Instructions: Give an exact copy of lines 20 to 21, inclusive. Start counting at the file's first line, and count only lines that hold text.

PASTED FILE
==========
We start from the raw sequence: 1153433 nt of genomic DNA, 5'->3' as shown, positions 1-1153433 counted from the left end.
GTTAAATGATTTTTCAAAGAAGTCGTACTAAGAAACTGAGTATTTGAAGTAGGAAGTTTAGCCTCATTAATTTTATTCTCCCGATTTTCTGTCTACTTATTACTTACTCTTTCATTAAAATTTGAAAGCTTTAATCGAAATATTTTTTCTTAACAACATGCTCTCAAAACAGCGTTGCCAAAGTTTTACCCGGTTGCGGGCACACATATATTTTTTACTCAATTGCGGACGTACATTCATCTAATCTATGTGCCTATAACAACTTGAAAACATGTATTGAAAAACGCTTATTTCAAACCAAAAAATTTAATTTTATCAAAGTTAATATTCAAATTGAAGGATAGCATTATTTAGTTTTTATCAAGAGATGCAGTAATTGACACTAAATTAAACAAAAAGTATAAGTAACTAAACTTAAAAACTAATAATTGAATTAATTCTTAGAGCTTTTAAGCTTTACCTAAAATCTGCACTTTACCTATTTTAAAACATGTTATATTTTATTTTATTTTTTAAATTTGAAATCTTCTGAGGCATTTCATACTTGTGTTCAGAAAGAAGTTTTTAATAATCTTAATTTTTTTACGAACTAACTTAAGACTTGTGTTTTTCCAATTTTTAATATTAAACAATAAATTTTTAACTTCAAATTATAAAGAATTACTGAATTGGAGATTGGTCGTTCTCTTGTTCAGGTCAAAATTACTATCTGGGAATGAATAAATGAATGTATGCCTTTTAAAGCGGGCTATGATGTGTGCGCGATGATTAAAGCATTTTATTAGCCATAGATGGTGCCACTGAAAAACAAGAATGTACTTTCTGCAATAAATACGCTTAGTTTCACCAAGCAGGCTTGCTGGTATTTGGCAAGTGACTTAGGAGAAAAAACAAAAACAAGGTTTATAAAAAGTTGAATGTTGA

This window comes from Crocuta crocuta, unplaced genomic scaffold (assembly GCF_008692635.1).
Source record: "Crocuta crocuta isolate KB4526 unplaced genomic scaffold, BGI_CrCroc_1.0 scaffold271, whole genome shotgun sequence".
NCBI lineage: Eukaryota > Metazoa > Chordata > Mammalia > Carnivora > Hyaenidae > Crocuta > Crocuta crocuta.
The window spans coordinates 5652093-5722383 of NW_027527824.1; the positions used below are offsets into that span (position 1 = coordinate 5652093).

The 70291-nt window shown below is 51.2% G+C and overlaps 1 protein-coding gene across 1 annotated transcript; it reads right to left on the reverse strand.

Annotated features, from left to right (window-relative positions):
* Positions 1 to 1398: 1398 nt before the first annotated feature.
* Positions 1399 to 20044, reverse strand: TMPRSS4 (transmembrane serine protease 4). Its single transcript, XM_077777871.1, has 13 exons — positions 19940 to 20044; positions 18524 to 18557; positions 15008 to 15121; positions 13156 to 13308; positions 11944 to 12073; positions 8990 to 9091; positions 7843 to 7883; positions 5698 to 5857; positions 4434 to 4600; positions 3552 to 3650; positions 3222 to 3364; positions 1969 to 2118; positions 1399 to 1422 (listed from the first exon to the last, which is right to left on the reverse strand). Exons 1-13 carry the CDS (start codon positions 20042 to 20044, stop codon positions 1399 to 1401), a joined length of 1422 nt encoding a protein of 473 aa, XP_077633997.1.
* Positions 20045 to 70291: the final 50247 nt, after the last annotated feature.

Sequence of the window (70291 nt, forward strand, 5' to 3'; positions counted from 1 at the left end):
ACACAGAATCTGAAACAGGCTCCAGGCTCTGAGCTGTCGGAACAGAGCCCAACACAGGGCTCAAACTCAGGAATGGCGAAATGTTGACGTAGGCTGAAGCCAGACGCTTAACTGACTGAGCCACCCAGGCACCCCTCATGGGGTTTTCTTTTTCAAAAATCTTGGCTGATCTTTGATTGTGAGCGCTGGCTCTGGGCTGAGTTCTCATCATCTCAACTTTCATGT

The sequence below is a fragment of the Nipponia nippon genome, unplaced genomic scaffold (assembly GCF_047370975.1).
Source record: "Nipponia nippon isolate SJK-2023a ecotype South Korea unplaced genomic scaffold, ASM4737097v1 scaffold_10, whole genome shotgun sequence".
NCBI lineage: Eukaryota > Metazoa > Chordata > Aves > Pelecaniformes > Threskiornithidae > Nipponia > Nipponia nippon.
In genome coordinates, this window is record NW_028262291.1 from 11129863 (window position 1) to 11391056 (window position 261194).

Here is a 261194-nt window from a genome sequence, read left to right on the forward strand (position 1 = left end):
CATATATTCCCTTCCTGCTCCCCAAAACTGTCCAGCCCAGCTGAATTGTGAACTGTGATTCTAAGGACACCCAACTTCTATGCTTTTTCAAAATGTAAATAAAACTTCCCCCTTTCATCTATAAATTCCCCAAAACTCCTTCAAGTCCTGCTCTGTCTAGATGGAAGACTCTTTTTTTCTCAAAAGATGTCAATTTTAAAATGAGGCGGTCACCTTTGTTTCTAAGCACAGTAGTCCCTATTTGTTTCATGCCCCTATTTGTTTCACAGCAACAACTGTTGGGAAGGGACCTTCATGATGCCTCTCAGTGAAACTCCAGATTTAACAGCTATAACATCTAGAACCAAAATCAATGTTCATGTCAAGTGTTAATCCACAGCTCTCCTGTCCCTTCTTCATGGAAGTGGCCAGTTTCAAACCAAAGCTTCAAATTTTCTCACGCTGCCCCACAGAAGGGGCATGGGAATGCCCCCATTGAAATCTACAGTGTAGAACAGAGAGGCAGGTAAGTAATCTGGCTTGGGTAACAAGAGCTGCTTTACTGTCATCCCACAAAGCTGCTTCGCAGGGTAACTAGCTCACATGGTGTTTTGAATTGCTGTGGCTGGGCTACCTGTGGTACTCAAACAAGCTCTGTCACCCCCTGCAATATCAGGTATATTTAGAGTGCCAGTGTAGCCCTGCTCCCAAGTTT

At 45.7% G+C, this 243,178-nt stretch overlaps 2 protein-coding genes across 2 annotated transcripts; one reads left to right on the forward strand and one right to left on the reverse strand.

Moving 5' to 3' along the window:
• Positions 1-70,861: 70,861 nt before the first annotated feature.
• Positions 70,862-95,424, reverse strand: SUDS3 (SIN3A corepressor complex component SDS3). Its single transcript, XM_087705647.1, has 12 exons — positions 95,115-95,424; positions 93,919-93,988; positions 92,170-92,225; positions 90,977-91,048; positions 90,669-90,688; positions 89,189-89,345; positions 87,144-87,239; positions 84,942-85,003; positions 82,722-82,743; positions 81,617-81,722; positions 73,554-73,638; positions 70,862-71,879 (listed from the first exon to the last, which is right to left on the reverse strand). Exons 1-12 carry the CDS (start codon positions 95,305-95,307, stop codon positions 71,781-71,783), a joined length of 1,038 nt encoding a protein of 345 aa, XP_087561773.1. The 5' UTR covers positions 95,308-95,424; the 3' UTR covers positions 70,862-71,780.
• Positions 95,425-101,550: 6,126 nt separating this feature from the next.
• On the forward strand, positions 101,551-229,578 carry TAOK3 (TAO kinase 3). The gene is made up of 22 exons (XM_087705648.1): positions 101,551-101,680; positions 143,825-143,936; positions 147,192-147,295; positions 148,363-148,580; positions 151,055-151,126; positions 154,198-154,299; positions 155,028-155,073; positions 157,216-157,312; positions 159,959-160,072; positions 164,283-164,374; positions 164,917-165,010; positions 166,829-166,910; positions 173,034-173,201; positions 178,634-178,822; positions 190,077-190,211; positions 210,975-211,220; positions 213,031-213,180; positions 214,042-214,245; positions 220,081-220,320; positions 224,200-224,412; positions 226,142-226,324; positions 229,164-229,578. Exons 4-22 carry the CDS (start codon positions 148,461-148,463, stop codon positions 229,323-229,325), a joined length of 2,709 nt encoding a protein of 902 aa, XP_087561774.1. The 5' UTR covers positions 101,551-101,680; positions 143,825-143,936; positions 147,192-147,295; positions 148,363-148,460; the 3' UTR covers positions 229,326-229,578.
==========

At 45.7% G+C, this 243,178-nt stretch overlaps 2 protein-coding genes across 2 annotated transcripts; one reads left to right on the forward strand and one right to left on the reverse strand.

Moving 5' to 3' along the window: